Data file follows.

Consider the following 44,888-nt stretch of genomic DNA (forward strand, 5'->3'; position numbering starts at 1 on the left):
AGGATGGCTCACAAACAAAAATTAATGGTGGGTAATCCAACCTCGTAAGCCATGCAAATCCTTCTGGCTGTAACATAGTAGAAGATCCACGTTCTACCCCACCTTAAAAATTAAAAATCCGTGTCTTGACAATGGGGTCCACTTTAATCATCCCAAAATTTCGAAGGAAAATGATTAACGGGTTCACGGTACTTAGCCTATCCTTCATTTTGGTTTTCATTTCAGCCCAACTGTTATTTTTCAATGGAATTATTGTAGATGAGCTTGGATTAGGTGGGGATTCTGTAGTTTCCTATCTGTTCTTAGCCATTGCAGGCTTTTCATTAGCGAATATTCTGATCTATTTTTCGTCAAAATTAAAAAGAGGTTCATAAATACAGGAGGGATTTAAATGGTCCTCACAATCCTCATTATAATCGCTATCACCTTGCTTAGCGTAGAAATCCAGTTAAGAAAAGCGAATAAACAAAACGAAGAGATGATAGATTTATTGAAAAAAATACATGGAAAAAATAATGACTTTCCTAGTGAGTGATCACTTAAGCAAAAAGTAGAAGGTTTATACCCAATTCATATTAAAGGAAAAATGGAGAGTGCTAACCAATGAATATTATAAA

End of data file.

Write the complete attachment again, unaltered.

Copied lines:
Consider the following 44,888-nt stretch of genomic DNA (forward strand, 5'->3'; position numbering starts at 1 on the left):
AGGATGGCTCACAAACAAAAATTAATGGTGGGTAATCCAACCTCGTAAGCCATGCAAATCCTTCTGGCTGTAACATAGTAGAAGATCCACGTTCTACCCCACCTTAAAAATTAAAAATCCGTGTCTTGACAATGGGGTCCACTTTAATCATCCCAAAATTTCGAAGGAAAATGATTAACGGGTTCACGGTACTTAGCCTATCCTTCATTTTGGTTTTCATTTCAGCCCAACTGTTATTTTTCAATGGAATTATTGTAGATGAGCTTGGATTAGGTGGGGATTCTGTAGTTTCCTATCTGTTCTTAGCCATTGCAGGCTTTTCATTAGCGAATATTCTGATCTATTTTTCGTCAAAATTAAAAAGAGGTTCATAAATACAGGAGGGATTTAAATGGTCCTCACAATCCTCATTATAATCGCTATCACCTTGCTTAGCGTAGAAATCCAGTTAAGAAAAGCGAATAAACAAAACGAAGAGATGATAGATTTATTGAAAAAAATACATGGAAAAAATAATGACTTTCCTAGTGAGTGATCACTTAAGCAAAAAGTAGAAGGTTTATACCCAATTCATATTAAAGGAAAAATGGAGAGTGCTAACCAATGAATATTATAAA